24 hours postoperatively, the first lamb started walking actively, suckling, and defecating. After 2 weeks of the surgery, the animal showed no complications and was completely recovered. The second lamb was reported to have died shortly after the operation.

Fig. 2. A male newborn lamb (the second lamb) with omphalocele. The herniated sac was very large and highly congested. The case died shortly after the operation.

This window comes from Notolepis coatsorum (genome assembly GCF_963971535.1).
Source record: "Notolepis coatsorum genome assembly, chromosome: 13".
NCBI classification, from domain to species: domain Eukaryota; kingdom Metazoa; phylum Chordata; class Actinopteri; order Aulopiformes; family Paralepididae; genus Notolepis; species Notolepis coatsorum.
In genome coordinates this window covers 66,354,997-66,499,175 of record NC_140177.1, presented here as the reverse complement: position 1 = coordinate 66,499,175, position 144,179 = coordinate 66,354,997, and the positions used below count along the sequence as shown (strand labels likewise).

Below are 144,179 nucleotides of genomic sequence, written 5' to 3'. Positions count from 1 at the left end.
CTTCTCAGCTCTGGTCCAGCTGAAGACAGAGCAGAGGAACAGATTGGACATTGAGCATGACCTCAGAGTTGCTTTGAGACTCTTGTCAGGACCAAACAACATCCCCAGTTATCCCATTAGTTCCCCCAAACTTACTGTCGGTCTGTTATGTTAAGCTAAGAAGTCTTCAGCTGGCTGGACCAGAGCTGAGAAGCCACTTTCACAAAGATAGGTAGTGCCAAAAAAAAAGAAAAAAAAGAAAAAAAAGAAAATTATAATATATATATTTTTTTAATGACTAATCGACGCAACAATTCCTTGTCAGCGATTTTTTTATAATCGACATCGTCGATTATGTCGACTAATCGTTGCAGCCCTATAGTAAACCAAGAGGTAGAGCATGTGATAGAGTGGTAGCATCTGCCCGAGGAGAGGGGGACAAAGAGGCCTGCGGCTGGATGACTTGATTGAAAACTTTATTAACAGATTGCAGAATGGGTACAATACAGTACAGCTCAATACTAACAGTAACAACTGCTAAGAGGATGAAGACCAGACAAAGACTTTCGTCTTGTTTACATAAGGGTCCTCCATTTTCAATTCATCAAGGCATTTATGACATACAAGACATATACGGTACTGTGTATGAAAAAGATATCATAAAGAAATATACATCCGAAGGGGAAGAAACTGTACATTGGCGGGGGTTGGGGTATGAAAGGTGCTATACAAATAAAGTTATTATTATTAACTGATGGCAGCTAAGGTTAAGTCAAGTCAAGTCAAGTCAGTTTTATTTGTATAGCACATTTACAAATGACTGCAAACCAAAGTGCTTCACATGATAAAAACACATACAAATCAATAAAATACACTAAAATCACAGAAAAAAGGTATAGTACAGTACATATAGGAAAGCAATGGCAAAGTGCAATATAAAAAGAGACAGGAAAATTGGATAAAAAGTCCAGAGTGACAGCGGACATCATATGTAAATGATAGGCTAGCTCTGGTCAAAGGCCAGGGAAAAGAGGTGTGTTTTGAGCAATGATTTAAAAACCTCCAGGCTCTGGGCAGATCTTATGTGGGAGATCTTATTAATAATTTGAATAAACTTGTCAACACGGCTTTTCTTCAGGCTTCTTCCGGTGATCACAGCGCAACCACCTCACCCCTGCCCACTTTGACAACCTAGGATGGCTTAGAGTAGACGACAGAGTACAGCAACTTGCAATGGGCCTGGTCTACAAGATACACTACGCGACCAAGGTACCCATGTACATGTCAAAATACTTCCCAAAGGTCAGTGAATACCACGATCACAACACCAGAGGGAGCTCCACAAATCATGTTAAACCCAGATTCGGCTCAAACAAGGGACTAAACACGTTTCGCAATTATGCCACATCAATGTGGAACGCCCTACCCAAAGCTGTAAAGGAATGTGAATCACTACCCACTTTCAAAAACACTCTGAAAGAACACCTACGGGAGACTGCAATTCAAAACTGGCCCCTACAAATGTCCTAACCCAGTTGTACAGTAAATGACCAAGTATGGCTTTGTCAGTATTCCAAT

The umbilicus is a typical region for congenital abdominal defects such as congenital umbilical hernia in which incomplete closure of the abdominal wall lead to protrud intestinal loops subcutaneously at the umbilical area (McGeady et al., 2006), gastroschisis where some intestinal loops were protruding via an abdominal wall defect right to the umbilicus (Christison-Lagay et al., 2011) and omphalocele. Based on the anatomical structure and feature of the protruded part, omphalocele or exomphalos (Raghavendran et al., 2020) was a defect characterized by the presence of a herniated sac hanging from an enlarged umbilical ring (McGeady et al., 2006). The sac was covered by a membrane which was composed of two layers, outer amnion and inner peritoneum (Christison-Lagay et al., 2011). In between them, there was Wharton’s jelly (Khan et al., 2019) which was a gelatinous connective tissue within the umbilical cord (Mitchell et al., 2003). The content of the sac showed some variations among the reported cases in different species. In agreement with the current findings, Fazili et al. (2014) reported loops of intestines only in the herniated sac of a lamb with omphalocele. However, in calves, the sac can have the intestines only (Fazili et al., 2016) or intestines with a portion of the liver (Baird, 2008; Raghavendran et al., 2020). Whereas in a goat kid, intestines, liver, and even spleen were all seen in the sac (Sharma et al., 2018).